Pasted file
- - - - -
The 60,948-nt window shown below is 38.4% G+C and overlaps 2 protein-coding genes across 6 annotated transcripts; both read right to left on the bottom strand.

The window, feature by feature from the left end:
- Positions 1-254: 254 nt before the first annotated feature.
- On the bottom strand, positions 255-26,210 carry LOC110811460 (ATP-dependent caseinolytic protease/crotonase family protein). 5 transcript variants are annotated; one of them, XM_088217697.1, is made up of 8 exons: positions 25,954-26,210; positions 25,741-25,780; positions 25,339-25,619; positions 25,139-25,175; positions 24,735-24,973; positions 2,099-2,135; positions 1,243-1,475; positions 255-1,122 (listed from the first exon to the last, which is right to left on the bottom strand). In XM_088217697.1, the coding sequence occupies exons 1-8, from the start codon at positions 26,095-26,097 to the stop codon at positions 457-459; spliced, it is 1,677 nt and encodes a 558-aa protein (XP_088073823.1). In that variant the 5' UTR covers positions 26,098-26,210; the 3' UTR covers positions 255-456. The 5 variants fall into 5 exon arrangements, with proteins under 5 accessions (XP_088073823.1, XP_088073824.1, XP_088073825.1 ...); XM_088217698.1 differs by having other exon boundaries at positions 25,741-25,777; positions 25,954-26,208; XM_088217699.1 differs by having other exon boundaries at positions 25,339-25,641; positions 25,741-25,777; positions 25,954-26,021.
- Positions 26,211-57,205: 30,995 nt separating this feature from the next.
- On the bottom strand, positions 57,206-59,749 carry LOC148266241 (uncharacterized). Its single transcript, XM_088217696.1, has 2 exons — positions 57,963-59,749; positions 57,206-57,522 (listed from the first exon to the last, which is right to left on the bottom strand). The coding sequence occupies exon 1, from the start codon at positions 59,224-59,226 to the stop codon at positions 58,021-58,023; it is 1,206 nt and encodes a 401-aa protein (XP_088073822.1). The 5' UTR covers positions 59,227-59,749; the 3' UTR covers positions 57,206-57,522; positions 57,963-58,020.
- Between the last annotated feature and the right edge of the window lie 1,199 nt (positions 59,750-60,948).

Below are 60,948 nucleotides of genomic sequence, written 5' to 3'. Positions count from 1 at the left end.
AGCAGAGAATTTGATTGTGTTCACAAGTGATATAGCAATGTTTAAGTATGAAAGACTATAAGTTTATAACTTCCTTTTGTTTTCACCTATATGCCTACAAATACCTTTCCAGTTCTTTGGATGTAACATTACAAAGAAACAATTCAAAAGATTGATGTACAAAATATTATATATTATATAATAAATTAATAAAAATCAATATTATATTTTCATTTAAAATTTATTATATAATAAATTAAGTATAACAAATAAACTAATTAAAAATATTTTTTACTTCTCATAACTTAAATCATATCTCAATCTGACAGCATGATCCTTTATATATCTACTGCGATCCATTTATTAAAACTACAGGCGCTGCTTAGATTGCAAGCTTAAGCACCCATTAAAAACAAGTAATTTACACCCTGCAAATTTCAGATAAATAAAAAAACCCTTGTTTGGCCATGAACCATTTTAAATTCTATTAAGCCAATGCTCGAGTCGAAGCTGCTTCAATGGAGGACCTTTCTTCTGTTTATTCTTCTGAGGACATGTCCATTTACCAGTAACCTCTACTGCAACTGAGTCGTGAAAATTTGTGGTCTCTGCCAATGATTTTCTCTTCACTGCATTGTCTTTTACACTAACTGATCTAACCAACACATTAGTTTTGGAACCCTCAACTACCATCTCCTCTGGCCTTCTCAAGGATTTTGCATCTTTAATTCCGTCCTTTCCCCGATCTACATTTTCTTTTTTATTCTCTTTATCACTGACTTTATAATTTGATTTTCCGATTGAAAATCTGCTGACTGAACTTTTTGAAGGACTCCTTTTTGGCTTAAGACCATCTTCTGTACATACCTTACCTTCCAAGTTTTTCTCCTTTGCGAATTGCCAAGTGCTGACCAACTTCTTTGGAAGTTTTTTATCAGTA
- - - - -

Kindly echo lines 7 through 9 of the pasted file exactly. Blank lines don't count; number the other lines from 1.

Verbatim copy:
- Between the last annotated feature and the right edge of the window lie 1,199 nt (positions 59,750-60,948).

Below are 60,948 nucleotides of genomic sequence, written 5' to 3'. Positions count from 1 at the left end.
AGCAGAGAATTTGATTGTGTTCACAAGTGATATAGCAATGTTTAAGTATGAAAGACTATAAGTTTATAACTTCCTTTTGTTTTCACCTATATGCCTACAAATACCTTTCCAGTTCTTTGGATGTAACATTACAAAGAAACAATTCAAAAGATTGATGTACAAAATATTATATATTATATAATAAATTAATAAAAATCAATATTATATTTTCATTTAAAATTTATTATATAATAAATTAAGTATAACAAATAAACTAATTAAAAATATTTTTTACTTCTCATAACTTAAATCATATCTCAATCTGACAGCATGATCCTTTATATATCTACTGCGATCCATTTATTAAAACTACAGGCGCTGCTTAGATTGCAAGCTTAAGCACCCATTAAAAACAAGTAATTTACACCCTGCAAATTTCAGATAAATAAAAAAACCCTTGTTTGGCCATGAACCATTTTAAATTCTATTAAGCCAATGCTCGAGTCGAAGCTGCTTCAATGGAGGACCTTTCTTCTGTTTATTCTTCTGAGGACATGTCCATTTACCAGTAACCTCTACTGCAACTGAGTCGTGAAAATTTGTGGTCTCTGCCAATGATTTTCTCTTCACTGCATTGTCTTTTACACTAACTGATCTAACCAACACATTAGTTTTGGAACCCTCAACTACCATCTCCTCTGGCCTTCTCAAGGATTTTGCATCTTTAATTCCGTCCTTTCCCCGATCTACATTTTCTTTTTTATTCTCTTTATCACTGACTTTATAATTTGATTTTCCGATTGAAAATCTGCTGACTGAACTTTTTGAAGGACTCCTTTTTGGCTTAAGACCATCTTCTGTACATACCTTACCTTCCAAGTTTTTCTCCTTTGCGAATTGCCAAGTGCTGACCAACTTCTTTGGAAGTTTTTTATCAGTA